When Kelly McCallum walks onto the stage at the Vancouver Convention Centre later this month and is officially inducted into the BC Sports Hall of Fame, it will be a celebration of a rugby career with a rather serendipitous beginning.
In fact, if not for a scheduling error, it may not have started at all.
It was the early 1990s, and McCallum – the daughter of current Surrey Mayor Doug McCallum – was playing soccer for Douglas College, having recently graduated from Earl Marriott Secondary. A friend, who was a member of the Douglas men’s rugby team, had invited her to come watch a game.
“I’d never seen a game before, and I think he wanted me to see it so when he talked about rugby, I’d know what he was talking about,” she laughed.
However, her friend and his teammates were nowhere to be found when McCallum showed up at the Queen’s Park pitch.
“He told me the wrong time, so when I showed up – I’d just come from a soccer game, in all my gear – it was the girls rugby team that was about to start,” she explained.
As it turned out, the rugby team was short one player, and members of the side pressed McCallum into helping out, despite the fact she didn’t know the rules and had never even seen a game in her life.
“I had no idea what I was doing. I passed the ball off and ran into the end zone – that’s how much I knew about how to play,” said McCallum, who now lives in New Zealand.
She received some help from her brother, who had some experience with the sport as a Grade 8 player in North Vancouver, where the family lived before moving to Crescent Beach.
“He really pushed me to play, he was very keen on it. He said, ‘I’ll run up and down the sidelines with you and tell you what to do.’ After that, it just went from there.”
Congratulations to Kelly McCallum – announced as a #2019Inductee to the @bcsportshall – the first women ever to be inducted in the sport of Rugby! @bcrugbyunion @RugbyCanada – a true trailblazing legend who accumulated 30 international caps for #Canada from 2001-06
— Women in Sport BC (@ProMOTION_Plus) November 14, 2018
She continued to play for Douglas, leading the school’s premier side to a pair of provincial titles while also scooping up several ‘outstanding back’ and ‘most valuable player’ awards along the way. After the 2001-02 season, she was named the BC Rugby Union player of the year – the first woman to ever win the award. She also became a standout player and captain of numerous Fraser Valley and provincial sides, representing B.C. for six years. In 1994, she led the province to a national women’s rugby title.
After her first year with Douglas, she also received an invite – “I think it was a blanket invitation to all of us,” she said – to try out for Canada’s women’s seven-a-side team, as Rugby Canada aimed to sent a team to the prestigious Hong Kong Sevens tournament.
Perhaps not surprisingly – due to her lack of experience – McCallum was not picked for the final roster, but took the team up on an invitation to train with the top group in the run-up to the trip.
“They sent out a letter saying, ‘Sorry you didn’t make it, but if you’d like to come out and hold bags and shag balls… you’re more than welcome.’ They were training at Burnaby Lake, so I took them up on the opportunity,” she said.
“I went out every single night.”
In another twist, one of the Canadian squad’s players dislocated her shoulder in training the night before the team was to leave for the tournament. Now searching for a last-minute replacement, national team brass didn’t look beyond the hard-working player who had refused to go away.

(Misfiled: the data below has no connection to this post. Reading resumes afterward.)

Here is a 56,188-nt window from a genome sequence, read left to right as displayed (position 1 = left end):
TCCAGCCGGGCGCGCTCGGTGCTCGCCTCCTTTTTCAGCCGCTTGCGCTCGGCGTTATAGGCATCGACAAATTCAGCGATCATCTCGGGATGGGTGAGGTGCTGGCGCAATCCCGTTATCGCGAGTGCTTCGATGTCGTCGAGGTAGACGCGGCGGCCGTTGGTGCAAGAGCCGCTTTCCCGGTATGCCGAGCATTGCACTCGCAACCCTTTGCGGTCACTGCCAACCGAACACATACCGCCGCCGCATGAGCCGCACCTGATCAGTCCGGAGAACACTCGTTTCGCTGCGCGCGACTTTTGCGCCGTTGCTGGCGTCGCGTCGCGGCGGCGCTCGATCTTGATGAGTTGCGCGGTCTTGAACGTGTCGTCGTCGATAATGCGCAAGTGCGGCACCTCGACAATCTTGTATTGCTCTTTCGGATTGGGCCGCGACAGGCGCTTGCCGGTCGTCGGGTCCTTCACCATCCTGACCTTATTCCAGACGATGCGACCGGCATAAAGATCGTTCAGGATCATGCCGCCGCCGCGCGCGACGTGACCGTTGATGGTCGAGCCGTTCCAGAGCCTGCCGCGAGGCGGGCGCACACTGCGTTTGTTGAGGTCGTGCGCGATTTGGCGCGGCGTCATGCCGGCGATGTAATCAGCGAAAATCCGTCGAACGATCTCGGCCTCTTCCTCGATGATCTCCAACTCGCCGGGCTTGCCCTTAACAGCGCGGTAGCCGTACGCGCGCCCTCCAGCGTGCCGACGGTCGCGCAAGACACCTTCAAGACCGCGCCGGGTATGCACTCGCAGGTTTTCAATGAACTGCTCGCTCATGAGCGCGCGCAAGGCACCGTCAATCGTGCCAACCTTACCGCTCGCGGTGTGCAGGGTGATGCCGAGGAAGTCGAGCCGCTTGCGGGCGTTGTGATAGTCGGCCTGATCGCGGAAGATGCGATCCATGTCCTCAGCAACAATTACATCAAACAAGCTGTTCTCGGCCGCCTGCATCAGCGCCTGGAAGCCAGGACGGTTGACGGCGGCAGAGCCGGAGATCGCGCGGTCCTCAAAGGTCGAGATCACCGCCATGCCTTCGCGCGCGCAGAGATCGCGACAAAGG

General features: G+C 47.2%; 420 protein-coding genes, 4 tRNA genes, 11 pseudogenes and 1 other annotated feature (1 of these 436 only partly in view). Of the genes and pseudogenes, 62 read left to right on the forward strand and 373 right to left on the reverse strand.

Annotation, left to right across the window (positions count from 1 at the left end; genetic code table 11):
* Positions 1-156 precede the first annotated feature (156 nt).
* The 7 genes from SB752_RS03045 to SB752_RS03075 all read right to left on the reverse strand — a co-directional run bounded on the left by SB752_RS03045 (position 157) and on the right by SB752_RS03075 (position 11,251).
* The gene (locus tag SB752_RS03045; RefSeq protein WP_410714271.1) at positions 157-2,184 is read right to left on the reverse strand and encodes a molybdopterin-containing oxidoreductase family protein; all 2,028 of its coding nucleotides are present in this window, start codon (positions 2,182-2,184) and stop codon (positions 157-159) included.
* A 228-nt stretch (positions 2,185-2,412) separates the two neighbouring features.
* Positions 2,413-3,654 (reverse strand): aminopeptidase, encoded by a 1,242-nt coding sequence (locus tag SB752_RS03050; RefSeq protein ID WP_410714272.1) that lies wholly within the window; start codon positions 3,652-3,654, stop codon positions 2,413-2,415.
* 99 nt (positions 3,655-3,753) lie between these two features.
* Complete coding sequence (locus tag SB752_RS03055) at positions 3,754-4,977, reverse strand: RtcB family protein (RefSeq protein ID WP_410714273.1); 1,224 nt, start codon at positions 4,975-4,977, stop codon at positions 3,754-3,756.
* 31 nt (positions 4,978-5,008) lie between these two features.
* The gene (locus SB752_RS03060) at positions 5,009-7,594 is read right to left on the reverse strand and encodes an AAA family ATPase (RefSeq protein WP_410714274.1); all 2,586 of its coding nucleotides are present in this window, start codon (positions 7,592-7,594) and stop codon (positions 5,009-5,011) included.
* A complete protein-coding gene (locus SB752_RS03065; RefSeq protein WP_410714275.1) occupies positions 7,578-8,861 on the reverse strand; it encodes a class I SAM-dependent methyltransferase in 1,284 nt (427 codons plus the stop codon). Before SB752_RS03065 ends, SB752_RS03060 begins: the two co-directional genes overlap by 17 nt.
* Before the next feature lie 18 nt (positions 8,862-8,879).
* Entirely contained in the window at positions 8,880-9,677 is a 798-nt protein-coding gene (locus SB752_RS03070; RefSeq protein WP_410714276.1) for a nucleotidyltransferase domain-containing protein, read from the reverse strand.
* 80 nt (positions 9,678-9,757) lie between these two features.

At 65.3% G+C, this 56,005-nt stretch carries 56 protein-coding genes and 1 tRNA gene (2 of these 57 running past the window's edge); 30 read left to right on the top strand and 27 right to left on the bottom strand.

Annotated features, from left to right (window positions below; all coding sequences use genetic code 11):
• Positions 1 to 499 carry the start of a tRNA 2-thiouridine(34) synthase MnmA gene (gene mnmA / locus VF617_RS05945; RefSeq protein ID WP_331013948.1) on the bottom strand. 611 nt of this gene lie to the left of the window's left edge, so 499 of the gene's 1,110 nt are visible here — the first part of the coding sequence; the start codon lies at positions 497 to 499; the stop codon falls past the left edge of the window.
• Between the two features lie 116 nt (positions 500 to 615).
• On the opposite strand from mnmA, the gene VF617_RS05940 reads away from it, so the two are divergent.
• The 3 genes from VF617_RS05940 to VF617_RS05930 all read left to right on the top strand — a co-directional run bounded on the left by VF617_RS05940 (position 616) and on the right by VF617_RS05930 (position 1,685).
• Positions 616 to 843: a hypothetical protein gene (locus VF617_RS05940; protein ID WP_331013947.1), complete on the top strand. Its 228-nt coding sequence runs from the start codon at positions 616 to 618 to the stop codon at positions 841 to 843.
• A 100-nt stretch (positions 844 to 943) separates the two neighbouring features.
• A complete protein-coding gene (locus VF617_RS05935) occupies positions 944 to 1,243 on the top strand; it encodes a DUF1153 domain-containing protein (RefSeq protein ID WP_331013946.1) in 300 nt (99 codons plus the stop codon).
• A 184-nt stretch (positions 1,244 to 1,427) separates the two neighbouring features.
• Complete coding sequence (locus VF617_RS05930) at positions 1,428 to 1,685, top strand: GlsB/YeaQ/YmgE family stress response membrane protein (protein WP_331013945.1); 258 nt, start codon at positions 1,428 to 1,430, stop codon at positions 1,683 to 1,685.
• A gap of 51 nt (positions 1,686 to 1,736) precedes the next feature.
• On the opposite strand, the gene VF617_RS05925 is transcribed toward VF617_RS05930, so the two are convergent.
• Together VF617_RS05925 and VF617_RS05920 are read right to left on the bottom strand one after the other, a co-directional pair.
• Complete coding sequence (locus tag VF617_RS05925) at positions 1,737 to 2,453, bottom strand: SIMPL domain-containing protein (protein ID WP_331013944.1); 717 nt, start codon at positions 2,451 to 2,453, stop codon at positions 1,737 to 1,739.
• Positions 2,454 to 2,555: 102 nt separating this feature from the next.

“I got a phone call saying, ‘We need you to come with us and play for Canada,’” McCallum said.
Her first taste of international rugby would not be her last. Over the course of her career, she would amass a total 30 caps, and suited up for Canada at two Women’s Rugby World Cups, in 2002 and ‘06.
Though her playing career was impressive enough to earn her a spot in the hall of fame – the ceremony is set for May 23 – McCallum carved out an equally impressive career as a coach and girls-rugby pioneer once her playing days came to an end.
A teacher by trade – after a brief stint teaching in the Lower Mainland, she moved to London, where she played rugby and taught –McCallum is also credited with helping start the girls rugby program at Elgin Park Secondary.
McCallum was only few years into her own playing career when five Grade 8 Elgin girls – whom McCallum had known for years and previously coached in both swimming and water polo at the Crescent Beach Swimming Club – told her they wanted to play rugby, and asked her to coach them.
Despite her relative inexperience, she took them up on the offer. Years later, her coaching career took her across the globe, to jobs in Japan and now in New Zealand.
She currently lectures on sports and recreation at the university level – “Coaching the coaches,” is how she explains it – and is also a physical education officer with the Whangārei, N.Z. police department where she “helps keep them in shape.”
Though McCallum said she is “extremely honoured” to be recognized by the BC Sports Hall of Fame – she will be the first female rugby player among its inductees – she downplays much of the talk of her being an pioneer for girls rugby, though she is happy to see the sport growing both locally and worldwide.
“It was really humbling,” she said of being among the 2019 class, which was announced late last year and also includes World Cup skier Emily Brydon, Vancouver Canucks legends Daniel and Henrik Sedin and former NFL kicker Roy Gerela.
“I think of all the women who started in rugby before me, and I just hope this continues to open up pathways for all the young women coming through in rugby now,” she said. “To be honest, I’d like to take all those women who influenced me, and bring them on stage with me.
“They are the reason that I’m here.”